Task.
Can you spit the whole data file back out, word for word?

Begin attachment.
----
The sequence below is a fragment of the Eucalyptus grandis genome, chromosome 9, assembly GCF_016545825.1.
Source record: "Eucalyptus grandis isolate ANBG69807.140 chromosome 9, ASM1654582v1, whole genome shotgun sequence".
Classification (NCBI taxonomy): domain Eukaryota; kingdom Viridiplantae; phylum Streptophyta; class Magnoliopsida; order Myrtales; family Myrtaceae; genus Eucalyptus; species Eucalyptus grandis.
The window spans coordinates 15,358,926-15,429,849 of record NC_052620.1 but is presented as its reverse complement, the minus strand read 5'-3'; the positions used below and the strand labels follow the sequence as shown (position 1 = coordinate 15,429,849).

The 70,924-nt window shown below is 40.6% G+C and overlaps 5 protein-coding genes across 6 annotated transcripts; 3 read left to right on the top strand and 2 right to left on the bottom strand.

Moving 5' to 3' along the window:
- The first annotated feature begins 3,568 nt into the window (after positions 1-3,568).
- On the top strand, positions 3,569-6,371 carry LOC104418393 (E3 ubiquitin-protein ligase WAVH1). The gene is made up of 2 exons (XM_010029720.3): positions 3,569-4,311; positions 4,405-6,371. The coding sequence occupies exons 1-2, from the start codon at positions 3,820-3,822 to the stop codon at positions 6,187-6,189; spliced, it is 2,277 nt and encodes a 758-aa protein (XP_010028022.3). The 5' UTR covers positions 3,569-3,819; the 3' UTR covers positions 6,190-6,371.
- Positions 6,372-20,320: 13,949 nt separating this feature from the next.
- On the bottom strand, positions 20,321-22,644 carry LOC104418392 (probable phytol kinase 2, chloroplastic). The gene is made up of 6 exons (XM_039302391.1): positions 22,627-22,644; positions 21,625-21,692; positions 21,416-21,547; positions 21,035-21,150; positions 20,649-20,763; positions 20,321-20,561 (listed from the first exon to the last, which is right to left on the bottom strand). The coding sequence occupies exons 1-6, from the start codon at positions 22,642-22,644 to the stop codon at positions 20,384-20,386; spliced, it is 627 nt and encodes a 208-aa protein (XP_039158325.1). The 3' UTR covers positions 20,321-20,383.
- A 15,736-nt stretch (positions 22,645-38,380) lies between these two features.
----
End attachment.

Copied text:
The sequence below is a fragment of the Eucalyptus grandis genome, chromosome 9, assembly GCF_016545825.1.
Source record: "Eucalyptus grandis isolate ANBG69807.140 chromosome 9, ASM1654582v1, whole genome shotgun sequence".
Classification (NCBI taxonomy): domain Eukaryota; kingdom Viridiplantae; phylum Streptophyta; class Magnoliopsida; order Myrtales; family Myrtaceae; genus Eucalyptus; species Eucalyptus grandis.
The window spans coordinates 15,358,926-15,429,849 of record NC_052620.1 but is presented as its reverse complement, the minus strand read 5'-3'; the positions used below and the strand labels follow the sequence as shown (position 1 = coordinate 15,429,849).

The 70,924-nt window shown below is 40.6% G+C and overlaps 5 protein-coding genes across 6 annotated transcripts; 3 read left to right on the top strand and 2 right to left on the bottom strand.

Moving 5' to 3' along the window:
- The first annotated feature begins 3,568 nt into the window (after positions 1-3,568).
- On the top strand, positions 3,569-6,371 carry LOC104418393 (E3 ubiquitin-protein ligase WAVH1). The gene is made up of 2 exons (XM_010029720.3): positions 3,569-4,311; positions 4,405-6,371. The coding sequence occupies exons 1-2, from the start codon at positions 3,820-3,822 to the stop codon at positions 6,187-6,189; spliced, it is 2,277 nt and encodes a 758-aa protein (XP_010028022.3). The 5' UTR covers positions 3,569-3,819; the 3' UTR covers positions 6,190-6,371.
- Positions 6,372-20,320: 13,949 nt separating this feature from the next.
- On the bottom strand, positions 20,321-22,644 carry LOC104418392 (probable phytol kinase 2, chloroplastic). The gene is made up of 6 exons (XM_039302391.1): positions 22,627-22,644; positions 21,625-21,692; positions 21,416-21,547; positions 21,035-21,150; positions 20,649-20,763; positions 20,321-20,561 (listed from the first exon to the last, which is right to left on the bottom strand). The coding sequence occupies exons 1-6, from the start codon at positions 22,642-22,644 to the stop codon at positions 20,384-20,386; spliced, it is 627 nt and encodes a 208-aa protein (XP_039158325.1). The 3' UTR covers positions 20,321-20,383.
- A 15,736-nt stretch (positions 22,645-38,380) lies between these two features.